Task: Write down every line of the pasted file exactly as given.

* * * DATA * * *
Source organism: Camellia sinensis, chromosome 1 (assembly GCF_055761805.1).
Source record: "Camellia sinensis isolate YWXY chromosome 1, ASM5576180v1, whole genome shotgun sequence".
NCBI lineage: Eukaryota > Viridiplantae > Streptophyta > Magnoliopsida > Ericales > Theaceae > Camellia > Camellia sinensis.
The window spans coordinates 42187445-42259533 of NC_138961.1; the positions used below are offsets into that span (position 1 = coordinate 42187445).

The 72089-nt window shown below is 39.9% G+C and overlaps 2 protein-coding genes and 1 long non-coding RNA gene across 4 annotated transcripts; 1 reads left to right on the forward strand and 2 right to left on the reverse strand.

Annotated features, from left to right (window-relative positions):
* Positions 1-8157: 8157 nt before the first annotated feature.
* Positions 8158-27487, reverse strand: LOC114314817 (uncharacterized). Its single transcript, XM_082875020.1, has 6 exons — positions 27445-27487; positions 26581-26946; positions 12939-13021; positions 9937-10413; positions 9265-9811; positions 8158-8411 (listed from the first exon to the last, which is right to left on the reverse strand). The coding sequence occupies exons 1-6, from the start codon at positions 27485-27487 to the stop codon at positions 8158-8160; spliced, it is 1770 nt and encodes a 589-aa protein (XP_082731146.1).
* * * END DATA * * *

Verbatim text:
Source organism: Camellia sinensis, chromosome 1 (assembly GCF_055761805.1).
Source record: "Camellia sinensis isolate YWXY chromosome 1, ASM5576180v1, whole genome shotgun sequence".
NCBI lineage: Eukaryota > Viridiplantae > Streptophyta > Magnoliopsida > Ericales > Theaceae > Camellia > Camellia sinensis.
The window spans coordinates 42187445-42259533 of NC_138961.1; the positions used below are offsets into that span (position 1 = coordinate 42187445).

The 72089-nt window shown below is 39.9% G+C and overlaps 2 protein-coding genes and 1 long non-coding RNA gene across 4 annotated transcripts; 1 reads left to right on the forward strand and 2 right to left on the reverse strand.

Annotated features, from left to right (window-relative positions):
* Positions 1-8157: 8157 nt before the first annotated feature.
* Positions 8158-27487, reverse strand: LOC114314817 (uncharacterized). Its single transcript, XM_082875020.1, has 6 exons — positions 27445-27487; positions 26581-26946; positions 12939-13021; positions 9937-10413; positions 9265-9811; positions 8158-8411 (listed from the first exon to the last, which is right to left on the reverse strand). The coding sequence occupies exons 1-6, from the start codon at positions 27485-27487 to the stop codon at positions 8158-8160; spliced, it is 1770 nt and encodes a 589-aa protein (XP_082731146.1).